Review Blog

Jul 25 2011

The House of 12 Bunnies by Caroline Stills and Sarcia Stills-Blott

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The House of 12 Bunnies by Caroline Stills and Sarcia Stills-Blott
Ill. By Judith Rossell. Little Hare, 2011. ISBN 9781921714405.
(Age: Preschool to Yr 2) In the house of 12 bunnies, it is nearly bedtime but Sophia has lost something. Unfortunately, this is not an orderly, organised household and Sophia has a difficult time finding what she is looking for. But Sophia needs it if the bunnies are ever to get to bed to sleep peacefully so she perseveres.
And the young reader perseveres with her, having the most delightful time finding all the other items mentioned in the text, and, at the same time, trying to work out what it is that Sophia is looking for.
Miss 5-on-Sunday and I had a great time with this book, not only finding the items but also thinking about the sorts of places we could look in the kitchen, the dining room, and even outside as well as the sorts of things we might find there. (This sort of classifying and categorising is the very beginning of information literacy - putting like with like to be organised.) We did get distracted when we searched the piano though, because maybe the item was inside it and the only way to find that out is to sit down and play a few notes! But, because Grandma had had a sneak peek at the last page, eventually we were able to find just what we (and Sophia) were looking for, right where we left it.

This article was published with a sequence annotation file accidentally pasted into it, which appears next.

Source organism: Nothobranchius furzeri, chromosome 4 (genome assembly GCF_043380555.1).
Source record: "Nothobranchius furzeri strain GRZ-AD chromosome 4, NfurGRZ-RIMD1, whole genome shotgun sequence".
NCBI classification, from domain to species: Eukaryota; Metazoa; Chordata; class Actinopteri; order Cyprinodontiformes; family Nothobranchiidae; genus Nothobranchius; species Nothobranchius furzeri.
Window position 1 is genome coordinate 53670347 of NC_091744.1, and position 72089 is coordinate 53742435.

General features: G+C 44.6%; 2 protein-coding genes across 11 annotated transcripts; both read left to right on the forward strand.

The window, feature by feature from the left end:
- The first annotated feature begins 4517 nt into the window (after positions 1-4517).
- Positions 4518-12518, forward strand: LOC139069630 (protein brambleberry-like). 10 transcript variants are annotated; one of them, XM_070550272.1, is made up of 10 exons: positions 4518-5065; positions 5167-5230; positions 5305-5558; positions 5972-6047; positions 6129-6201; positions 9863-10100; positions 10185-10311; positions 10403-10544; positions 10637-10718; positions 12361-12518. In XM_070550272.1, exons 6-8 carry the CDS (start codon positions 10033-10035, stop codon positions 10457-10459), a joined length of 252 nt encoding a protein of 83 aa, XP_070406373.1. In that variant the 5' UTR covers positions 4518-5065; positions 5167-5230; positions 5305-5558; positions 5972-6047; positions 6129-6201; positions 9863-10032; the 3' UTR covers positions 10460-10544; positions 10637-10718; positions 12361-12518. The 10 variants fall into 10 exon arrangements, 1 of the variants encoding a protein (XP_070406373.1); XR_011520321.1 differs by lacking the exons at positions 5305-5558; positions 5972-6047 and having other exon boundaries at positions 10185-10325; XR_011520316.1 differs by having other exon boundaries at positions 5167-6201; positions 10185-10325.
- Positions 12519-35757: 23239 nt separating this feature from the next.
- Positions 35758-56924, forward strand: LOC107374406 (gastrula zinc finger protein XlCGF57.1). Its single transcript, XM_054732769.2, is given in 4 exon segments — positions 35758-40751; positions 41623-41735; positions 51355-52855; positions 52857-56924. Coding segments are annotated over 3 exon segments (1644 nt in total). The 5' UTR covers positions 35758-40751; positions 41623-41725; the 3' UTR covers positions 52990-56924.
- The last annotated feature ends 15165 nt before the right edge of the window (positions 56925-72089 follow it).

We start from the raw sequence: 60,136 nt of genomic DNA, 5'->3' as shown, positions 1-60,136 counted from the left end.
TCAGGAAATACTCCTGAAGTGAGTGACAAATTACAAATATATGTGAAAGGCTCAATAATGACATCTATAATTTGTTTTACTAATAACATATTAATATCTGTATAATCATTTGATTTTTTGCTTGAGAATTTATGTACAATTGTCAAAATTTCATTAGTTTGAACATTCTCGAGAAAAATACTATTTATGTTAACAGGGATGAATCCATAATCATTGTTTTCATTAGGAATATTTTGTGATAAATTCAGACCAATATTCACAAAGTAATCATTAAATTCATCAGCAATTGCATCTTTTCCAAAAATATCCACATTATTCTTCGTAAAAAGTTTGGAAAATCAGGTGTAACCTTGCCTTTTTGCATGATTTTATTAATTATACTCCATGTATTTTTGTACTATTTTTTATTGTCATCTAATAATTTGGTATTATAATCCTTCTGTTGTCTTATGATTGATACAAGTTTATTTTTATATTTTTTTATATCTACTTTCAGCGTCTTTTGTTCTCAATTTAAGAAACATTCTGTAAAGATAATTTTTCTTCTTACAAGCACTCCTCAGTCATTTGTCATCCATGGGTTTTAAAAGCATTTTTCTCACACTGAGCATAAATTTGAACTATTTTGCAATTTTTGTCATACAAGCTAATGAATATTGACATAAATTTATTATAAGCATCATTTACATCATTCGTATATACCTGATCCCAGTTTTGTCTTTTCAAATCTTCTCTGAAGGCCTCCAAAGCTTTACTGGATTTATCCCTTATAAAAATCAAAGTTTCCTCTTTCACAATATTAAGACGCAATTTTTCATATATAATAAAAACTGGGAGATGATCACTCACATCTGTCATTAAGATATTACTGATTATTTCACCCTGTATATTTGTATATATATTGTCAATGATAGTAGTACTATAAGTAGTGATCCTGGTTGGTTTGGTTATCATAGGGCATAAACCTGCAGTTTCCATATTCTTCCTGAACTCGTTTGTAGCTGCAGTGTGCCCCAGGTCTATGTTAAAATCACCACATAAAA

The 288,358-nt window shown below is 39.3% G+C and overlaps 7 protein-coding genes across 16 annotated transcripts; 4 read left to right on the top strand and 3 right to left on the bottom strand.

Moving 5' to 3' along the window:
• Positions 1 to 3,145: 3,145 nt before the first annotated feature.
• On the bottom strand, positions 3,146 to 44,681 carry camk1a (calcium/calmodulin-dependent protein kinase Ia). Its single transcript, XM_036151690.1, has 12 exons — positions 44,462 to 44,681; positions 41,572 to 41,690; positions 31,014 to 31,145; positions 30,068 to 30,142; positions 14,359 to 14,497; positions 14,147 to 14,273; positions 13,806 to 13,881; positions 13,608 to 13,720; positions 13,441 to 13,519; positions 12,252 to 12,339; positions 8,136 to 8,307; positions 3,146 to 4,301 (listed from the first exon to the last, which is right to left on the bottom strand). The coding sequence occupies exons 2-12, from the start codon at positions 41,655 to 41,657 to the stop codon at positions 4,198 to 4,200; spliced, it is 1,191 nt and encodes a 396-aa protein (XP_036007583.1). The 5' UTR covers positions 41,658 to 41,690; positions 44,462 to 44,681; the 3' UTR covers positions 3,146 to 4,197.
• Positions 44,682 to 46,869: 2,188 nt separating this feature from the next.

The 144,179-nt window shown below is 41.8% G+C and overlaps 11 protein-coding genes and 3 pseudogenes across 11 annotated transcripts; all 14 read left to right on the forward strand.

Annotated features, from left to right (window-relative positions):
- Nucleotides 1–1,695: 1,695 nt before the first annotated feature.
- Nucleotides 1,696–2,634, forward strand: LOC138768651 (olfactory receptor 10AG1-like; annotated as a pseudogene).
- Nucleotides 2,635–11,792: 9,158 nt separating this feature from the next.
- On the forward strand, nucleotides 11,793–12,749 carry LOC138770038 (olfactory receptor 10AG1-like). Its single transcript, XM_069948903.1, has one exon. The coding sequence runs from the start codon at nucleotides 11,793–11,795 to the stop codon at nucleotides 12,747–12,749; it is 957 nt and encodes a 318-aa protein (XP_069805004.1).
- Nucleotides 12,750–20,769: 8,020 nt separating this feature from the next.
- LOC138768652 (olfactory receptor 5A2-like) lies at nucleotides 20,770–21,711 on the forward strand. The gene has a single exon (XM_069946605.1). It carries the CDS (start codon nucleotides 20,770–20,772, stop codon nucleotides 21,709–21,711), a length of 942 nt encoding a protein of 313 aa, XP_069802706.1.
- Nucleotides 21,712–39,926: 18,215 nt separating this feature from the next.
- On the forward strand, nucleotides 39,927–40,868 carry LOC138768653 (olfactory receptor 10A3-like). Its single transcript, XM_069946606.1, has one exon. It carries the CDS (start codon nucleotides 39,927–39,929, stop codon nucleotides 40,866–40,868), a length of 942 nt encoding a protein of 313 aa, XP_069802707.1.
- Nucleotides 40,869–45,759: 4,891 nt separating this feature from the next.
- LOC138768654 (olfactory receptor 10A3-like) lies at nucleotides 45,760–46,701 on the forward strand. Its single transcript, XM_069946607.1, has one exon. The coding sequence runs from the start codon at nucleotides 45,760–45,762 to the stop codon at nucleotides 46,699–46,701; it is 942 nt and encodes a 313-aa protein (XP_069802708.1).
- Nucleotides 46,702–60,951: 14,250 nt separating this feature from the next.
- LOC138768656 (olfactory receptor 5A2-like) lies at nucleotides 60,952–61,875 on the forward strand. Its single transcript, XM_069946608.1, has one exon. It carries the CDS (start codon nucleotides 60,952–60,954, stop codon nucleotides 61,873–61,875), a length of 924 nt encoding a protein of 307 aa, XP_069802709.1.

This book works on so many levels. Its storyline is engaging and intriguing because the readers doesn't know what Sophia has lost so has to predict; its illustrations are rich and detailed and as well as finding all the items, they have to be counted to ensure they are all there; there's scope to explore colours, patterns and designs; and each page has a different preposition of position (maths and mapping) to explore. It's very clever and reflects a sound understanding of the needs of this age group, so while it entertains it subtly educates. It can be read over and over with something new to focus on each time, and just cries out for all sorts of follow-up activities, both at home and at school.
Linking literacy, numeracy and information literacy can be a challenge but this book nails it. It's a great opportunity to show our classroom-based colleagues that information literacy is integral to everything and that we can offer more than literature appreciation.
Barbara Braxton

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